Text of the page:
Bumpy landings

PUBLISHED : Tuesday, 22 December, 1998, 12:00am
UPDATED : Tuesday, 22 December, 1998, 12:00am

Beset by technical problems and hampered by the economic crisis, it was merely a matter of time before Chek Lap Kok suffered the ultimate blow of losing a client.

High charges were not the only reason the Scandinavian Airlines System (SAS) decided to cut its connections with Hong Kong, but they were certainly a significant factor.

SAS may not be the only airline to pull out. The financial crisis was unforeseen when the Airport Authority fixed its fees. Even then, when it was assumed that Chek Lap Kok would establish itself as one of the world's most efficient airports, there were murmurings from the industry that rates were painfully high.

Round-the-clock operating and a second runway, which were said to justify the charges, have yet to materialise. And after Singapore opted to reduce charges at Changi, rates at Chek Lap Kok looked even more unrealistic.

The authority's argument that lowering fees will shift the burden from business to the taxpayer is hardly persuasive when the alternative appears to be a greater loss of revenue if other airlines decide to follow SAS's example.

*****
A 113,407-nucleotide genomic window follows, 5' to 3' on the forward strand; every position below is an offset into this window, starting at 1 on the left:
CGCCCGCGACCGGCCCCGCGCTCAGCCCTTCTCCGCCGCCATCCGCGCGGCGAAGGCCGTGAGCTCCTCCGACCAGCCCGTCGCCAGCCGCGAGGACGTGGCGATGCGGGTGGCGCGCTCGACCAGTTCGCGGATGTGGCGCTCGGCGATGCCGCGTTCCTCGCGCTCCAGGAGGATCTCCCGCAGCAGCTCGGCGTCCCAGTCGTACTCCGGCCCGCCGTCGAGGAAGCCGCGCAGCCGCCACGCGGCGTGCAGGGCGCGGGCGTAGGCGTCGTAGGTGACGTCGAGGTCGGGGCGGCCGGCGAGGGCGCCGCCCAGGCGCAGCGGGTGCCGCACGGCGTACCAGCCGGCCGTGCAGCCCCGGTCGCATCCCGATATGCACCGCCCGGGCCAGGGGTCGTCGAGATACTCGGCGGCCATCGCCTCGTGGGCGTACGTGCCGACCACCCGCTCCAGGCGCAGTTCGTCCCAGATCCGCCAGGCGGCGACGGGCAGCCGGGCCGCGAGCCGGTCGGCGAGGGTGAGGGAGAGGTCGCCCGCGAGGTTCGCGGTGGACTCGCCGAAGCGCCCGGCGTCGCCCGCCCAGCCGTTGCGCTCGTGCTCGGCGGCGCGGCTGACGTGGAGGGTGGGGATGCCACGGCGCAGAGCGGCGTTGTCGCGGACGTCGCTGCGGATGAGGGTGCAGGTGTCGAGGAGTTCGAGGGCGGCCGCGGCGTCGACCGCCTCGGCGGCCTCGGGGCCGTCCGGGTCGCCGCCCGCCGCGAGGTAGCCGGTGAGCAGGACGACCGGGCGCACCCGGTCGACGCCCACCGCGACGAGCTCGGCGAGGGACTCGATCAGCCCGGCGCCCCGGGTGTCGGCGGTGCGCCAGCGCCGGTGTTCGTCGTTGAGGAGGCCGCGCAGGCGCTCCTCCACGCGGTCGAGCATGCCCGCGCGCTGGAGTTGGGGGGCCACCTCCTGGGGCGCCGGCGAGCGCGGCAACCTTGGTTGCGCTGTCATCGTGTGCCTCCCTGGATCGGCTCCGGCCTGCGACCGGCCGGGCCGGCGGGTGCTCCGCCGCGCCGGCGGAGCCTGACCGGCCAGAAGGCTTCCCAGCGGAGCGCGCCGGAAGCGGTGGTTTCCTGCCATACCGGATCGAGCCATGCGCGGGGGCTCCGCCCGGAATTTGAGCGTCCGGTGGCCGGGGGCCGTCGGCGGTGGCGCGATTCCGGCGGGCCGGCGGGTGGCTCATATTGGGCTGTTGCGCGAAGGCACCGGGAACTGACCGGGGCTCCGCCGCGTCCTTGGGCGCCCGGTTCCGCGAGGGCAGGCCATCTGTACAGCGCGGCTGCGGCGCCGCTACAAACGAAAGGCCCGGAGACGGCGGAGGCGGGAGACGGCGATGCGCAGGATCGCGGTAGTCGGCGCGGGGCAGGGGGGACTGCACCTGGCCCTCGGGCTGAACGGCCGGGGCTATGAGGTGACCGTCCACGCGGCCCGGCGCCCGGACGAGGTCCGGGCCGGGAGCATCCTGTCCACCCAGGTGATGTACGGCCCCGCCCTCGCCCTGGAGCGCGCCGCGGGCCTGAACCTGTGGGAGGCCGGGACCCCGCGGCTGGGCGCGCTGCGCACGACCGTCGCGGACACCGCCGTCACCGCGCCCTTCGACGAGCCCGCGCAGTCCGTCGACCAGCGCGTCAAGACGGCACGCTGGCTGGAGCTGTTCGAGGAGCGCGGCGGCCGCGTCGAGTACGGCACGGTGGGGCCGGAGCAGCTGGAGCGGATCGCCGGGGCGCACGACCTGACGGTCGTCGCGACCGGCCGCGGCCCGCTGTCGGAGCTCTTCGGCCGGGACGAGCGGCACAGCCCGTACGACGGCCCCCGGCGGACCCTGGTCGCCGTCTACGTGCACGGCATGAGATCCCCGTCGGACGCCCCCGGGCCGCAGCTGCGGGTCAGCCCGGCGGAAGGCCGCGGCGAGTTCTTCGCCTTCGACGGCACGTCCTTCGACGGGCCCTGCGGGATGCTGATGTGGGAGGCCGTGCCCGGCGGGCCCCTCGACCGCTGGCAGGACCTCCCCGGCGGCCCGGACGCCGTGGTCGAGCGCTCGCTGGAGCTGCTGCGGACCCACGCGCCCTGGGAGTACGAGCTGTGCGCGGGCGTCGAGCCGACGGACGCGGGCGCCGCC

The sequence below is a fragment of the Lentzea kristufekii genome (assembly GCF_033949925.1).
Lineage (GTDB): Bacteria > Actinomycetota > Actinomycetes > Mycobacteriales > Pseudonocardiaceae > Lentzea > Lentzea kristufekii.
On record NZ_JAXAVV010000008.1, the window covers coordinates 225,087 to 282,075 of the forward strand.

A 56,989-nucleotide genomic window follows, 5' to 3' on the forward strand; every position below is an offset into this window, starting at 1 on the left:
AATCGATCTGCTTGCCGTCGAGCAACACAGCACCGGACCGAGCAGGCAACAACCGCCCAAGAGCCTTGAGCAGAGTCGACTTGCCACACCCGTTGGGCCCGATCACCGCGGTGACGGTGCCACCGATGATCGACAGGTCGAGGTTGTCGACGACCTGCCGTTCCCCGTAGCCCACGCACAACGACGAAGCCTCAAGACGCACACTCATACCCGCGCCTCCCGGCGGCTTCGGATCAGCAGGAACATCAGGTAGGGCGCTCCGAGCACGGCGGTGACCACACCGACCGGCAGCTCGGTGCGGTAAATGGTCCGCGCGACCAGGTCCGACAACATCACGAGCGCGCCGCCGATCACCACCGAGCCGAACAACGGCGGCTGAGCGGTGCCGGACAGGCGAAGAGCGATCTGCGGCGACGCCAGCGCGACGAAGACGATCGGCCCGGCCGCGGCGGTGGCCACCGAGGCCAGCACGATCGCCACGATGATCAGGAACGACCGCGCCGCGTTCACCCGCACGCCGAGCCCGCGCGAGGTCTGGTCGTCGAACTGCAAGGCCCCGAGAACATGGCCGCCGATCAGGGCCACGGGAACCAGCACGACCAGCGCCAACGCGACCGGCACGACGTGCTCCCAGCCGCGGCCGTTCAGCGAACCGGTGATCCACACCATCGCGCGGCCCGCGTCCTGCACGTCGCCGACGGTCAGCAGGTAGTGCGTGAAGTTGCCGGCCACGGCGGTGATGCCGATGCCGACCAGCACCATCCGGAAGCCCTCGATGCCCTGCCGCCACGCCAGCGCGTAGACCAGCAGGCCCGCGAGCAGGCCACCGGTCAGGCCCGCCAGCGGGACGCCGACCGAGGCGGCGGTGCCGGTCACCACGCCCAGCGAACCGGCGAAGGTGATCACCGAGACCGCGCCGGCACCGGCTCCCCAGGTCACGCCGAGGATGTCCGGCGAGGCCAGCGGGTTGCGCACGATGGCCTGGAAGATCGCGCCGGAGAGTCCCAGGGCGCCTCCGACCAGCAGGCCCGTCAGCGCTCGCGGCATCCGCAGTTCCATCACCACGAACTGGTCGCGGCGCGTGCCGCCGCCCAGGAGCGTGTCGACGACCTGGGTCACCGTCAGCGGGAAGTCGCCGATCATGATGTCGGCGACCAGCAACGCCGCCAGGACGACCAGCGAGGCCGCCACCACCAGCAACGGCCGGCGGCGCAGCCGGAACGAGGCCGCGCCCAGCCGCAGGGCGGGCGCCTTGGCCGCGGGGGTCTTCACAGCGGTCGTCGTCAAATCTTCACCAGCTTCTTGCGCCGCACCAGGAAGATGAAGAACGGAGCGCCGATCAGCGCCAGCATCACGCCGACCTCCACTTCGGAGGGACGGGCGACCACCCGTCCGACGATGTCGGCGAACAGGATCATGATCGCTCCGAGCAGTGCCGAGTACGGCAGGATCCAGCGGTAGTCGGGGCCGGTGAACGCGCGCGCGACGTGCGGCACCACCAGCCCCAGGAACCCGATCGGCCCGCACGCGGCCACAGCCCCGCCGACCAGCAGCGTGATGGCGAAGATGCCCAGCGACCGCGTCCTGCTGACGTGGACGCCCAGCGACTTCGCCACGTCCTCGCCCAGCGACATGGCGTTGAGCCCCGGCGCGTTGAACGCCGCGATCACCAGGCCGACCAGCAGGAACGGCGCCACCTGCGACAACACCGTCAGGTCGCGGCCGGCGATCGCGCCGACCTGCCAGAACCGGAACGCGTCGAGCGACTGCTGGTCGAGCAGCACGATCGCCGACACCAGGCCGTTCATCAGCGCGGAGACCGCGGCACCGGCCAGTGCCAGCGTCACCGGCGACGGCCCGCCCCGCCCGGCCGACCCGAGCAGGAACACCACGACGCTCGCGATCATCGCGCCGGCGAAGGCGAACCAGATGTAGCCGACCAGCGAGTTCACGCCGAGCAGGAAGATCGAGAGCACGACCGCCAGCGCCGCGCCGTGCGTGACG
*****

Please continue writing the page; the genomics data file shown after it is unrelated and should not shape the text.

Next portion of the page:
In September, a judge ruled that the case had merit if 10 airlines went ahead with a legal challenge against moves to bring in controversial new fees. The consortium has until April to decide on court action, but it should not have to come to that.

If the authority drops its determination to make Chek Lap Kok pay its way from the outset - clearly a losing battle in the current climate - it may avert another impending crisis. That policy began before the handover, when deteriorating relations between China and Britain led to suspicions that the airport project would drain Hong Kong of its fiscal reserves. This has become something of a fixation, yet the facts are that higher charges are damaging the economy.

Redundancies at Hong Kong Aircraft Engineering Company have cost 352 jobs, directly as a result of the high rates.

After such a difficult beginning, it is important that Chek Lap Kok is able to build a reputation for efficiency and service which surpasses Kai Tak, so it remains a regional hub despite competition from airports on the mainland and in Macau and Singapore.

When the crisis is over, the airport can begin to pay its way. Until then, airlines need a helping hand. If that hand is extended now, it will pay future dividends. Air travel is a growth industry, and Chek Lap Kok must remain at the forefront. It must not price itself out of the race.